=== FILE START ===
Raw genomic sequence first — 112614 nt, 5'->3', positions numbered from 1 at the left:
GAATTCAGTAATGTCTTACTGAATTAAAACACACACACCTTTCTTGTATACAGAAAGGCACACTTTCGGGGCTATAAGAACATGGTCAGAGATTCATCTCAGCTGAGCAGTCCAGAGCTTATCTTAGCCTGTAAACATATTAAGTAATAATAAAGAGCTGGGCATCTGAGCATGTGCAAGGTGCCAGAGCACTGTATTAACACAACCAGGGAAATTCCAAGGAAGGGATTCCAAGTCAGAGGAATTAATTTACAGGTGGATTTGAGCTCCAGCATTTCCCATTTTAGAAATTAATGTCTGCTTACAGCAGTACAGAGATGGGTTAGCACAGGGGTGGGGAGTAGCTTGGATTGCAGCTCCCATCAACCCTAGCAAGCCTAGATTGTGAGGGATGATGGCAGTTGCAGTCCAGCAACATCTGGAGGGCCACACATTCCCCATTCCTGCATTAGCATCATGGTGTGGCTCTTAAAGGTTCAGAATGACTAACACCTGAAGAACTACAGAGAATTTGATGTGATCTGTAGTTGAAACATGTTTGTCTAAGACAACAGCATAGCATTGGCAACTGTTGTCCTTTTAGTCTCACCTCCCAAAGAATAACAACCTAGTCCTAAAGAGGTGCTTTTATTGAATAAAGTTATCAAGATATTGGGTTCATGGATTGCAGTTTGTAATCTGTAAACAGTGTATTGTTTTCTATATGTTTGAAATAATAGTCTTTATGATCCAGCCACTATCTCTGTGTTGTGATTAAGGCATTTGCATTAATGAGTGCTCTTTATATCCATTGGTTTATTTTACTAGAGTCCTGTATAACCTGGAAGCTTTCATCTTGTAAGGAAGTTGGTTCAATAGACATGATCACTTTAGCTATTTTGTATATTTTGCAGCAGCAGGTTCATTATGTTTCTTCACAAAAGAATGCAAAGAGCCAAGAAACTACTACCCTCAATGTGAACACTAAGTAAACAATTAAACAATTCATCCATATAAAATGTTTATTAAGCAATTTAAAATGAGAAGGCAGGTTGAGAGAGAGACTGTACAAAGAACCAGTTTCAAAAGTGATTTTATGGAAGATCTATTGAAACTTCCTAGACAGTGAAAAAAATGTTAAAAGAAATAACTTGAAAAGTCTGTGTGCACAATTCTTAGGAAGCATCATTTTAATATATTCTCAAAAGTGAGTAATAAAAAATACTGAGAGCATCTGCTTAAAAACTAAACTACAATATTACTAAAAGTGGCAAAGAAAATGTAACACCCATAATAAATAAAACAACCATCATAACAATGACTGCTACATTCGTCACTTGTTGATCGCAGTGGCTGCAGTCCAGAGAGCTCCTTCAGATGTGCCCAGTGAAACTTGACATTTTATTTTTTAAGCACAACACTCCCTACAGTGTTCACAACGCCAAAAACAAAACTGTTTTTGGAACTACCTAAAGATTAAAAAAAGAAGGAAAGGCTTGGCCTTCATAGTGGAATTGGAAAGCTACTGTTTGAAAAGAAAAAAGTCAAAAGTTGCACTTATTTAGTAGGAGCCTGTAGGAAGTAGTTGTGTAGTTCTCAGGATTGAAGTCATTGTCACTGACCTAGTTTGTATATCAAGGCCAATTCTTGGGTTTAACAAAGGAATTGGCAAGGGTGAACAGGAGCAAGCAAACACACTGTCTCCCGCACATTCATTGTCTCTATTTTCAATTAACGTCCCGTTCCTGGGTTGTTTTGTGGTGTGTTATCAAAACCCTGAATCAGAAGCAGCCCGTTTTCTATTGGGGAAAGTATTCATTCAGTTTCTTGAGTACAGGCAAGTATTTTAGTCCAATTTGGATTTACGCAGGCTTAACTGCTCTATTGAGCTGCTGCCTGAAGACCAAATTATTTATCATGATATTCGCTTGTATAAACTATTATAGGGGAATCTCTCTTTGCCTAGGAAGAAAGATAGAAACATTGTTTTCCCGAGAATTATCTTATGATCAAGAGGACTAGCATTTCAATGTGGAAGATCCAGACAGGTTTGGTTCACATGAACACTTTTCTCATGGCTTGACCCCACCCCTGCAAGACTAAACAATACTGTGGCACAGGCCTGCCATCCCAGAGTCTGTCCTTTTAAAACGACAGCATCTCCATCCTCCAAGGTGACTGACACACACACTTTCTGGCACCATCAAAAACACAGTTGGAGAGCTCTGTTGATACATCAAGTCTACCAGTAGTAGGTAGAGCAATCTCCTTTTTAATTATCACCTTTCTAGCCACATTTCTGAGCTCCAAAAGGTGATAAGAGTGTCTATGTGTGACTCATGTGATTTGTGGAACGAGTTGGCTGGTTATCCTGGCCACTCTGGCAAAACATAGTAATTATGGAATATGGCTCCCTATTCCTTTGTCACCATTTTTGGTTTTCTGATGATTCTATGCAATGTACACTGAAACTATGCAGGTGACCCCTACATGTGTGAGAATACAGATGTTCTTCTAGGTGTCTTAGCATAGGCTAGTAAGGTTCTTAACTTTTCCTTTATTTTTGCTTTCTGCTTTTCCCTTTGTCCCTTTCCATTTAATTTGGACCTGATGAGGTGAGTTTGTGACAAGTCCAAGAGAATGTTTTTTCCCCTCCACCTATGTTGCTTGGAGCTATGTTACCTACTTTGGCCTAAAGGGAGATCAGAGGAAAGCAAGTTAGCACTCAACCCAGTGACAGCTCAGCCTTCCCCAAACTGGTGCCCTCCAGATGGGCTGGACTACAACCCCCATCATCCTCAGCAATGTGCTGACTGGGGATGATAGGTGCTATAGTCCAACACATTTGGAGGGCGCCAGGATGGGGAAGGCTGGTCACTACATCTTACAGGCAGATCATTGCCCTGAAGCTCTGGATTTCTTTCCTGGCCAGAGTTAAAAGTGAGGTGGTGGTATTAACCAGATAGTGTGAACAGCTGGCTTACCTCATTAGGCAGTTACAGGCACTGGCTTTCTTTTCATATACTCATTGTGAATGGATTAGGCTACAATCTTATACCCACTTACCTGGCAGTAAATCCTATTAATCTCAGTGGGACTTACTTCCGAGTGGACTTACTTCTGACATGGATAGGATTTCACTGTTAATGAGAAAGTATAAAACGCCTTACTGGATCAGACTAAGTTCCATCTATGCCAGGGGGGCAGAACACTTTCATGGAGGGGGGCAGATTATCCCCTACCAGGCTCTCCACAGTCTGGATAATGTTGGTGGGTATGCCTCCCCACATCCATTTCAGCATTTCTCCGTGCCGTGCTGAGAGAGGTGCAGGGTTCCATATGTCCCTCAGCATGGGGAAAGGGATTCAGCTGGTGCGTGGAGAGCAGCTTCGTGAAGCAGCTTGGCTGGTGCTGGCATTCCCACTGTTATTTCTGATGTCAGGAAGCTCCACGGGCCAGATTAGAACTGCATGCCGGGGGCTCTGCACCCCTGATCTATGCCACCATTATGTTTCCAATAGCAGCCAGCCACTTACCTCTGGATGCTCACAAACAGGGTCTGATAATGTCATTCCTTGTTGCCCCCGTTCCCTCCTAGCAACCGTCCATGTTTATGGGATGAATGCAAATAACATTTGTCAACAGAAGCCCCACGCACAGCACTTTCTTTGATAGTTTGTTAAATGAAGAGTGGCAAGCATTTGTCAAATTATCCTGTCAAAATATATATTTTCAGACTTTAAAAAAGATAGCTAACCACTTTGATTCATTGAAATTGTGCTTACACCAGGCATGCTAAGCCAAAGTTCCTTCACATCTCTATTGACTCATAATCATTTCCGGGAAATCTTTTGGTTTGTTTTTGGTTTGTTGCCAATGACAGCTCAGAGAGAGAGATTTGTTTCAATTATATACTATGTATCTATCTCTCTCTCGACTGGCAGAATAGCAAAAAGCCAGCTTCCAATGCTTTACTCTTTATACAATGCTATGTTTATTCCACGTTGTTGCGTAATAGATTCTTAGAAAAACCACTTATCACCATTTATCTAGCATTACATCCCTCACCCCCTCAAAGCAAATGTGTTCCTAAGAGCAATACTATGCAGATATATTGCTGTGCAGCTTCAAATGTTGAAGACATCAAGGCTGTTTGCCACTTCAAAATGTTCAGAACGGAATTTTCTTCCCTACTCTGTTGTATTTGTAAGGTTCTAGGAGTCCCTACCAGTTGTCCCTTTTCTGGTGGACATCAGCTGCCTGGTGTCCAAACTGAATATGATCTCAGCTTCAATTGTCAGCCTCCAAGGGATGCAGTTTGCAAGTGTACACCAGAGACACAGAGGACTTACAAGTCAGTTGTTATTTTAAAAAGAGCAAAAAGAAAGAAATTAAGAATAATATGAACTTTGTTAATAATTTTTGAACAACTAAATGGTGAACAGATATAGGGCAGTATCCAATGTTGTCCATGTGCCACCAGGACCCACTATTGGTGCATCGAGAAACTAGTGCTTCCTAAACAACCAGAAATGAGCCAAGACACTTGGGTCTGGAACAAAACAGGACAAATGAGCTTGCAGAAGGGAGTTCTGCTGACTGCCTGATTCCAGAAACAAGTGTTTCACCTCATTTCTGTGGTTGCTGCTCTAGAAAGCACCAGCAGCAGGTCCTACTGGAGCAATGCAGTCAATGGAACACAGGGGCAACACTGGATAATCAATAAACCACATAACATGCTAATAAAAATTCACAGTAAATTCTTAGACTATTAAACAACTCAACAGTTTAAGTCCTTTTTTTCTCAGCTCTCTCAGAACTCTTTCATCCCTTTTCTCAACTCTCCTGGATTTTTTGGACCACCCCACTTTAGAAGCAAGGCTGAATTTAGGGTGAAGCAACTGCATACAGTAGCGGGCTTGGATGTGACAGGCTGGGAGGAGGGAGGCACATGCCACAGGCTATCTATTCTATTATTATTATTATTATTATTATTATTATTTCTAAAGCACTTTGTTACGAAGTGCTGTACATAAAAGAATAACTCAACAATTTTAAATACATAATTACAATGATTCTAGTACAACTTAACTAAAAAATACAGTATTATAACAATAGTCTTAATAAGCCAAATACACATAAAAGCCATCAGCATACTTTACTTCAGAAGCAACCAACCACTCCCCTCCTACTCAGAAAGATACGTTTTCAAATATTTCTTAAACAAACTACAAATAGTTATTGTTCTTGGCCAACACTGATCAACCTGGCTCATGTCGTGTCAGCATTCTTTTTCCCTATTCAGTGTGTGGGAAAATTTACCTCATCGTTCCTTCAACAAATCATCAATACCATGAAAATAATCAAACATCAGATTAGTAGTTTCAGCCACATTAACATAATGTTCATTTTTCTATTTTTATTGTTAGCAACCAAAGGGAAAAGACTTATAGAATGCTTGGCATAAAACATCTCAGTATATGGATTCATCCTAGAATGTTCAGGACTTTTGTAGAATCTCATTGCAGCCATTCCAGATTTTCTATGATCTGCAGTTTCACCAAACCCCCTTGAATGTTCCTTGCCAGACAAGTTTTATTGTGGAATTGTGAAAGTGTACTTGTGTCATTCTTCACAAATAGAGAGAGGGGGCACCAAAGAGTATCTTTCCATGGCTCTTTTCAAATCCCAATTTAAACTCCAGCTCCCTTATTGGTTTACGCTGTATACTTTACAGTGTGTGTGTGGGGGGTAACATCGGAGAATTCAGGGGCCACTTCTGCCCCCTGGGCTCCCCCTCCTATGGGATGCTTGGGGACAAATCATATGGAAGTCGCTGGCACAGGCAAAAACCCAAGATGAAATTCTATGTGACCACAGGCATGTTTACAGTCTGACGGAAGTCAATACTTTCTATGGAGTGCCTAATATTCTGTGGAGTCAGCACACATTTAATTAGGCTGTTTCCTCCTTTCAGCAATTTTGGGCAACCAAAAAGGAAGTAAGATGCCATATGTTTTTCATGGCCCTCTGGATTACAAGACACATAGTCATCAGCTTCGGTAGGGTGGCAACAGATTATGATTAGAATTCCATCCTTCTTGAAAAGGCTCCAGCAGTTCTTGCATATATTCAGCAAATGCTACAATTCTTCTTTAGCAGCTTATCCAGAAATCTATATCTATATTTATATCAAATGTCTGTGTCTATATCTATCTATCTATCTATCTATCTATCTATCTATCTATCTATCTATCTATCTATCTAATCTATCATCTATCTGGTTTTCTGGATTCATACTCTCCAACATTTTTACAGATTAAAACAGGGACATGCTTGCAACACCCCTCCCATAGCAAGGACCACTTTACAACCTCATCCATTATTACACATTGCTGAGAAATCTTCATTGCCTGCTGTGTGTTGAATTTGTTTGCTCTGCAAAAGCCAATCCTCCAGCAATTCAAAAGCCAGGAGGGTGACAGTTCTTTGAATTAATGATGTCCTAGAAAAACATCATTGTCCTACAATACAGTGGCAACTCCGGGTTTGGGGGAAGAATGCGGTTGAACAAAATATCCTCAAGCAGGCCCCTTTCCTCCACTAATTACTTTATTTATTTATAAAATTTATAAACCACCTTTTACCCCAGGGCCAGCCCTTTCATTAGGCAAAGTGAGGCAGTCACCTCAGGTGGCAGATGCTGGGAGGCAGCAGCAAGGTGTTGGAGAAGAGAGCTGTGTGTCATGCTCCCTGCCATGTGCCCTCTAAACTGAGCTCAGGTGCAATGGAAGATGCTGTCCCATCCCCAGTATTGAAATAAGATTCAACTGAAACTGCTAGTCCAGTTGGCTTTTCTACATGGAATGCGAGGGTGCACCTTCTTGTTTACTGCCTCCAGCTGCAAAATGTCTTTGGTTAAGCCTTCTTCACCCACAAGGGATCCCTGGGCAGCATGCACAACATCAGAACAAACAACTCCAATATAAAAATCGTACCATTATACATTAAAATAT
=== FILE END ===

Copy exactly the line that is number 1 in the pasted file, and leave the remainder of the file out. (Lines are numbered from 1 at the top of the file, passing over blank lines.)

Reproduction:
Raw genomic sequence first — 112614 nt, 5'->3', positions numbered from 1 at the left: